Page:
Residential Rotors - Rotor Stopped Rotating

Hunter rotary sprinklers operate on a “gear drive” system. When in operation, water turns a small turbine in the base of the sprinkler, which drives a series of gears that cause the head to rotate. The Hunter gear drive mechanism is sealed from dirt and debris. Age, excessive pressure, or poor water quality may eventually allow particles of contamination to enter the gear drive.

If the sprinkler is no longer rotating and the water flow coming out of the sprinkler has decreased, you can first try cleaning out the filter by removing the pop-up assembly from the main body.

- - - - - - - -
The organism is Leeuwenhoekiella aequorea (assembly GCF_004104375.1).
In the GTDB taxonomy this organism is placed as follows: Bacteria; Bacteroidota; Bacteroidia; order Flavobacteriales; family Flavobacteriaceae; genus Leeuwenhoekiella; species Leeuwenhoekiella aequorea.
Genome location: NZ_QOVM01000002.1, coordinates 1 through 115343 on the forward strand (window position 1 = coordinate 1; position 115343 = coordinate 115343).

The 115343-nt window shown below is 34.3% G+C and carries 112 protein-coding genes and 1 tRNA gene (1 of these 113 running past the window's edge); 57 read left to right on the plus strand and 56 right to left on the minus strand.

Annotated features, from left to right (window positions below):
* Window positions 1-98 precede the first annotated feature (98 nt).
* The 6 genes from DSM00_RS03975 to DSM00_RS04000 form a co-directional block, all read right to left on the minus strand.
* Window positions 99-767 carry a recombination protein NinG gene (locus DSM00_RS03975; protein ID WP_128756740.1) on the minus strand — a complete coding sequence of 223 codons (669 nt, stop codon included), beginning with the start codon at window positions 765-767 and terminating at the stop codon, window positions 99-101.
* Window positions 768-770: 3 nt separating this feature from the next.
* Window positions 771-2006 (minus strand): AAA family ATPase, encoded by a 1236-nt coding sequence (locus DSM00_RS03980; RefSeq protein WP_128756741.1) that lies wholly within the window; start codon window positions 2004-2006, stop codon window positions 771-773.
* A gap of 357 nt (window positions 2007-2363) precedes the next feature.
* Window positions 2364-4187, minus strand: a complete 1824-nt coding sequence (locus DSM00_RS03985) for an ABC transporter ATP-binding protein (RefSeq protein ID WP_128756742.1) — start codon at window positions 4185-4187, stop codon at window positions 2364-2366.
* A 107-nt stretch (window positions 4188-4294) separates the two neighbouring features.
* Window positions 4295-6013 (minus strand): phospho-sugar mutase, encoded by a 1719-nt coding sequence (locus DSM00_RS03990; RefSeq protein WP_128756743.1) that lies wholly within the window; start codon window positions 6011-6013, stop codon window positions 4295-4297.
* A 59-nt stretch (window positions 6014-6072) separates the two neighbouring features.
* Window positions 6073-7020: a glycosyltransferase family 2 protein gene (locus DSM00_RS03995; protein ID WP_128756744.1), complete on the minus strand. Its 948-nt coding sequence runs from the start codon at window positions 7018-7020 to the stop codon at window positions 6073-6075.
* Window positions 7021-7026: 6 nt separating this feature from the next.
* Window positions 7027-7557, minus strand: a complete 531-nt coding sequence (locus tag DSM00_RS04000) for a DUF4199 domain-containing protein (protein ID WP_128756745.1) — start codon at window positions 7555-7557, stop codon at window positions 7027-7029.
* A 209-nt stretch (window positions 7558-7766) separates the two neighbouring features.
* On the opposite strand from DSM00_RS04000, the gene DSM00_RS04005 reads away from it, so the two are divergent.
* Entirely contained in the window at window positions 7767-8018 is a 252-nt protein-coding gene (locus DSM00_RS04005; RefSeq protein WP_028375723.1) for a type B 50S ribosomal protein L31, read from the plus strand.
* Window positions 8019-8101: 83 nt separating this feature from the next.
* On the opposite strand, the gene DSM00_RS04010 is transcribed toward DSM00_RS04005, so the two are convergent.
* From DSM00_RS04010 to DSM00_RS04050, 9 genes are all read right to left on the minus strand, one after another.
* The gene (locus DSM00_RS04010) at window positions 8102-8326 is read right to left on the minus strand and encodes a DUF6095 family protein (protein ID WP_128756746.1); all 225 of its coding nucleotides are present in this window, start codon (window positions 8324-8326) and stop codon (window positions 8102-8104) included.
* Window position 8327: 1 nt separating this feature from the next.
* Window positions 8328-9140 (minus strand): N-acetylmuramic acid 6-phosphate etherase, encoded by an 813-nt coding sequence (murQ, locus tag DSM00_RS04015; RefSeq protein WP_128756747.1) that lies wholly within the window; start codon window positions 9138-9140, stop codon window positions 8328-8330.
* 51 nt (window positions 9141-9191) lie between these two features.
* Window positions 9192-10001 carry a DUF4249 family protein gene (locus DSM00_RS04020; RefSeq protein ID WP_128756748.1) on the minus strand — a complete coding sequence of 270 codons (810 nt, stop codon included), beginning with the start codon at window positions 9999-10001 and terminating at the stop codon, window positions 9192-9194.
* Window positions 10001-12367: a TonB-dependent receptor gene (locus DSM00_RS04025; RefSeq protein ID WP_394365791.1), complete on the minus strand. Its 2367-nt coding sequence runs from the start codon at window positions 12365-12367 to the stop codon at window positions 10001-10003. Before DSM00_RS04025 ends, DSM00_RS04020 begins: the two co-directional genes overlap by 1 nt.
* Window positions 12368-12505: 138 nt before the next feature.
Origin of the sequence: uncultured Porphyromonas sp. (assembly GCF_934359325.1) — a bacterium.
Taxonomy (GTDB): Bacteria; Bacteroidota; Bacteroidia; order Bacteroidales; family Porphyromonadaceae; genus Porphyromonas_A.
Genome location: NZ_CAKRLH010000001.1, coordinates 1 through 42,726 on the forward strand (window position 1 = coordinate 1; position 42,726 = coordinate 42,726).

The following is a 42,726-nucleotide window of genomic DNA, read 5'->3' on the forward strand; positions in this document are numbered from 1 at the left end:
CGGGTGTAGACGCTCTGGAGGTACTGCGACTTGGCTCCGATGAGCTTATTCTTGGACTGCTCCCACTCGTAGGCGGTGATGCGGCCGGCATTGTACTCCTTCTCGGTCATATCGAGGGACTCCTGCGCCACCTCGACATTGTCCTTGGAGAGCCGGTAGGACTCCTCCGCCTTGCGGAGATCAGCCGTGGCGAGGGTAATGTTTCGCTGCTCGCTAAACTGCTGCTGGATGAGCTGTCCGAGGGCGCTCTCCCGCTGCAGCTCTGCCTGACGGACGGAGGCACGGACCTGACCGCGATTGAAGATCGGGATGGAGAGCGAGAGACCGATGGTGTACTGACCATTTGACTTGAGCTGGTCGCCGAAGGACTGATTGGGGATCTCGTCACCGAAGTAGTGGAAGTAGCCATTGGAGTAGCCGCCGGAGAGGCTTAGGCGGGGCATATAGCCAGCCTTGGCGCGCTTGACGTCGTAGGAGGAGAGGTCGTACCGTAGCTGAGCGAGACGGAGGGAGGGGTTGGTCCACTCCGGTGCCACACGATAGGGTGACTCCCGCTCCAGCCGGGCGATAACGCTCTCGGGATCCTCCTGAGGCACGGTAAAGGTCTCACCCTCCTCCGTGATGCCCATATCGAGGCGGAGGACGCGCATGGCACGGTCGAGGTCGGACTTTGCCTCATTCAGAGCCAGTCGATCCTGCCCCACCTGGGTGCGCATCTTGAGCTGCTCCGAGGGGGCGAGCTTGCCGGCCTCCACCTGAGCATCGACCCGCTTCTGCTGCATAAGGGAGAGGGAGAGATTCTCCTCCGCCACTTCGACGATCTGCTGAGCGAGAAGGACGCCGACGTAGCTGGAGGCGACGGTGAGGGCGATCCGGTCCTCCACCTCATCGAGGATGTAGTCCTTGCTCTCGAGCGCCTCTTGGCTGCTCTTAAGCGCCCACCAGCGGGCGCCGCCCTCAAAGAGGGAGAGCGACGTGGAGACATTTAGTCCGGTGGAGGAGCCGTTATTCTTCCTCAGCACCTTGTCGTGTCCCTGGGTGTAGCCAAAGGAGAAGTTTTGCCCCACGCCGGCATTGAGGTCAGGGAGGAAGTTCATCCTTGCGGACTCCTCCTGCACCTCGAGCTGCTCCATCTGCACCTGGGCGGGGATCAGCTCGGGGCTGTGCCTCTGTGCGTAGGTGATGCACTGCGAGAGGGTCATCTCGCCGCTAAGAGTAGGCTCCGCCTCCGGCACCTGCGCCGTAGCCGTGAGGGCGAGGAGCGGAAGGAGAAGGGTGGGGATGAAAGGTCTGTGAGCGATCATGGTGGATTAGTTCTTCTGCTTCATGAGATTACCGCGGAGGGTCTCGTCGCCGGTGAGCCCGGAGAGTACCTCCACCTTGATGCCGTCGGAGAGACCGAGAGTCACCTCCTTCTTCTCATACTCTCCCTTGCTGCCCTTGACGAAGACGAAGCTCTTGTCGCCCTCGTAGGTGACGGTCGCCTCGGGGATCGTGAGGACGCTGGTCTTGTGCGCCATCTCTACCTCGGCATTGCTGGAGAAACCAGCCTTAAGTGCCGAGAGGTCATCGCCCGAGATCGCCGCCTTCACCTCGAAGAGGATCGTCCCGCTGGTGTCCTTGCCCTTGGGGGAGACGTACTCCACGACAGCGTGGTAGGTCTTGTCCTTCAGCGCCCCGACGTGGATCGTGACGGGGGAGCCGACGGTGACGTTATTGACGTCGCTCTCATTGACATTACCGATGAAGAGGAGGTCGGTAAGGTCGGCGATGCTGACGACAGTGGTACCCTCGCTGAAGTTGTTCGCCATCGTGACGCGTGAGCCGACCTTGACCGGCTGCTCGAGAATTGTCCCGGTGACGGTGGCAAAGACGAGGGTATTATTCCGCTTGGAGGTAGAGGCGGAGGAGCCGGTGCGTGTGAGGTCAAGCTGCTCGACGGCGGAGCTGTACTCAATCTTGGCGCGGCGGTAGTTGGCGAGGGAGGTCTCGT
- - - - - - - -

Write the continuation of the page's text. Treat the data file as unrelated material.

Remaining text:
Unscrew the body cap counterclockwise, sometimes after use pliers may be necessary to free the body cap from the rotor's body.


After the body cap is unscrewed the internal assembly can be removed.


The filter on the bottom of the internal assembly can be easily removed using needle-nose pliers.


Generally, if cleaning the filter does not solve non-rotation then the sprinkler must be replaced.

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